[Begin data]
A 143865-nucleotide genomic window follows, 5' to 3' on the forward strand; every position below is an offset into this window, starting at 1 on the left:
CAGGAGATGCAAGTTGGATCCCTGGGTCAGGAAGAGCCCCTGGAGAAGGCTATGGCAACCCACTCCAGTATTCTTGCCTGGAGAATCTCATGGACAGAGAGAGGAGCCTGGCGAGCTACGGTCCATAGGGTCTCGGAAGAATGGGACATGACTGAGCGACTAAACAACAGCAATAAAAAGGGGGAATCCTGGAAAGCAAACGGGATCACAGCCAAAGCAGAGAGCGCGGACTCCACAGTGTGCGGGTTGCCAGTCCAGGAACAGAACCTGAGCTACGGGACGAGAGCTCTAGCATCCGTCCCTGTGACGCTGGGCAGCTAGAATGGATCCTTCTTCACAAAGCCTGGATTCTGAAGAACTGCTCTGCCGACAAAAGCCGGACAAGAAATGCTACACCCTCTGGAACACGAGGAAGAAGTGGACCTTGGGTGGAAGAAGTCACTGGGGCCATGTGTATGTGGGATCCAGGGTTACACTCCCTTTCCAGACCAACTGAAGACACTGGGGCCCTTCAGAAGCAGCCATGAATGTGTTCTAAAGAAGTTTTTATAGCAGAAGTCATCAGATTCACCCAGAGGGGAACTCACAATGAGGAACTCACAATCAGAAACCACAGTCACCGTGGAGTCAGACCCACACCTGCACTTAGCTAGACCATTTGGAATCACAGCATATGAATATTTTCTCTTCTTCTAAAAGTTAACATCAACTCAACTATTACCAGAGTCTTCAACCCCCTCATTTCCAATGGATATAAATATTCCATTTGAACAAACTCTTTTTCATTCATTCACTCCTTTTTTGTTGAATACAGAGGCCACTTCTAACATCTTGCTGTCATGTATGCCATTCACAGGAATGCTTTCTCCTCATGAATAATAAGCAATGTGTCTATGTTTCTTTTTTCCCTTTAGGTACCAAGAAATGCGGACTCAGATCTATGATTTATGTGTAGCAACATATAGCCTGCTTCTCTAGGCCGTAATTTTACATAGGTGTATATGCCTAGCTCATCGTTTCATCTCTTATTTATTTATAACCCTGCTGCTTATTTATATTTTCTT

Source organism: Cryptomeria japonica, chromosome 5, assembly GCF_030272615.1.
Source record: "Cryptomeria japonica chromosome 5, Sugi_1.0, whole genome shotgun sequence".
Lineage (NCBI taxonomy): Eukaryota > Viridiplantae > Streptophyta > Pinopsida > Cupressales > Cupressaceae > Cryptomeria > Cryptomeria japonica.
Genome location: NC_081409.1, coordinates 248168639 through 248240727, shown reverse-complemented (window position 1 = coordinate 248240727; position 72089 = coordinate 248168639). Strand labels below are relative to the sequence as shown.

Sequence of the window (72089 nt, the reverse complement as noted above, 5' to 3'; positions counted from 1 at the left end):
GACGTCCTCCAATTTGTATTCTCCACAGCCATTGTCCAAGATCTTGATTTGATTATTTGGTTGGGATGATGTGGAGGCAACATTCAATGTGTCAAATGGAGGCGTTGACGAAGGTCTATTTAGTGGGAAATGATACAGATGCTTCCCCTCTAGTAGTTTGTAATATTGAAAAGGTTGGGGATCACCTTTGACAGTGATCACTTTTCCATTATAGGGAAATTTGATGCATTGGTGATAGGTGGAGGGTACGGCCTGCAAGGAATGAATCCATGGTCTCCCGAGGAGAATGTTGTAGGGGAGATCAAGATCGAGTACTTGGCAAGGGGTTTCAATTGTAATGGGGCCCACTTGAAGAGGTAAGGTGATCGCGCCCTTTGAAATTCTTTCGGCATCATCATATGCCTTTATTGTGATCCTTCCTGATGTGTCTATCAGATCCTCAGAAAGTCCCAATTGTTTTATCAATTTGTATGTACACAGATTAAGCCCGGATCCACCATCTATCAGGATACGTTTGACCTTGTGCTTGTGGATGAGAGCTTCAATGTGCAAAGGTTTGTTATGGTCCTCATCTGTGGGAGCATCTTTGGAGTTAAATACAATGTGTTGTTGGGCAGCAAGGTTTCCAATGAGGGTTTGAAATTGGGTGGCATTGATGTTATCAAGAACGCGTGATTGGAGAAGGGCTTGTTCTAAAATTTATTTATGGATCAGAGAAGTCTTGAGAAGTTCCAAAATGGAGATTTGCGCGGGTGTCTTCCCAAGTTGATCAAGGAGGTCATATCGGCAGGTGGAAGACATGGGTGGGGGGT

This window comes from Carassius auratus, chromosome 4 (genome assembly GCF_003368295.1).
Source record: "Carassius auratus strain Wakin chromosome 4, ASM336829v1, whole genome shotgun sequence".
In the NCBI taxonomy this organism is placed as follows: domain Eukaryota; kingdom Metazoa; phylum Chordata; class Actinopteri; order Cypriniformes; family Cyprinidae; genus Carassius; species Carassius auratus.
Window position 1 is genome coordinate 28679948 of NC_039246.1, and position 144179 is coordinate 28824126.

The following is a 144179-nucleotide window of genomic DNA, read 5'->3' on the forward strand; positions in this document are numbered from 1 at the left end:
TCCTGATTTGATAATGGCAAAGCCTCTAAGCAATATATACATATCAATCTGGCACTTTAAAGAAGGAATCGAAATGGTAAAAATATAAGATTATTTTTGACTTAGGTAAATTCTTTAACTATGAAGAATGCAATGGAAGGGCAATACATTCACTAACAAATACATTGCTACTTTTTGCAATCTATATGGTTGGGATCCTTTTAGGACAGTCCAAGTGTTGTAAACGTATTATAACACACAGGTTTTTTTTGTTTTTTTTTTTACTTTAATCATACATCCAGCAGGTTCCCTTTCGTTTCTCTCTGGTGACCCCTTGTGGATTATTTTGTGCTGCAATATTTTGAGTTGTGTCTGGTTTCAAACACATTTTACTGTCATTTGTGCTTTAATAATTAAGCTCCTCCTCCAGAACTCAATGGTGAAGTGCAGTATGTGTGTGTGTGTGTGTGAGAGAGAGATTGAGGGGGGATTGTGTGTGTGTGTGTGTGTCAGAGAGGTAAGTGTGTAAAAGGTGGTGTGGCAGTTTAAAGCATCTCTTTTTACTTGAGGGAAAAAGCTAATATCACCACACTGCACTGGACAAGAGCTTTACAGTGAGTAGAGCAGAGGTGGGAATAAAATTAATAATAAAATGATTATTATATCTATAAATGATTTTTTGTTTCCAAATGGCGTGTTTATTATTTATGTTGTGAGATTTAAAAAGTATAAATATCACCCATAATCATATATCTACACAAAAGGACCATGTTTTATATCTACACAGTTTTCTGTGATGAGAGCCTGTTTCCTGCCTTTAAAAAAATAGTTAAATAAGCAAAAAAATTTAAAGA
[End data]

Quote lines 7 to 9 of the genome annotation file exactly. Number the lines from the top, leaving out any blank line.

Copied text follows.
Sequence of the window (72089 nt, the reverse complement as noted above, 5' to 3'; positions counted from 1 at the left end):
GACGTCCTCCAATTTGTATTCTCCACAGCCATTGTCCAAGATCTTGATTTGATTATTTGGTTGGGATGATGTGGAGGCAACATTCAATGTGTCAAATGGAGGCGTTGACGAAGGTCTATTTAGTGGGAAATGATACAGATGCTTCCCCTCTAGTAGTTTGTAATATTGAAAAGGTTGGGGATCACCTTTGACAGTGATCACTTTTCCATTATAGGGAAATTTGATGCATTGGTGATAGGTGGAGGGTACGGCCTGCAAGGAATGAATCCATGGTCTCCCGAGGAGAATGTTGTAGGGGAGATCAAGATCGAGTACTTGGCAAGGGGTTTCAATTGTAATGGGGCCCACTTGAAGAGGTAAGGTGATCGCGCCCTTTGAAATTCTTTCGGCATCATCATATGCCTTTATTGTGATCCTTCCTGATGTGTCTATCAGATCCTCAGAAAGTCCCAATTGTTTTATCAATTTGTATGTACACAGATTAAGCCCGGATCCACCATCTATCAGGATACGTTTGACCTTGTGCTTGTGGATGAGAGCTTCAATGTGCAAAGGTTTGTTATGGTCCTCATCTGTGGGAGCATCTTTGGAGTTAAATACAATGTGTTGTTGGGCAGCAAGGTTTCCAATGAGGGTTTGAAATTGGGTGGCATTGATGTTATCAAGAACGCGTGATTGGAGAAGGGCTTGTTCTAAAATTTATTTATGGATCAGAGAAGTCTTGAGAAGTTCCAAAATGGAGATTTGCGCGGGTGTCTTCCCAAGTTGATCAAGGAGGTCATATCGGCAGGTGGAAGACATGGGTGGGGGGT

This window comes from Carassius auratus, chromosome 4 (genome assembly GCF_003368295.1).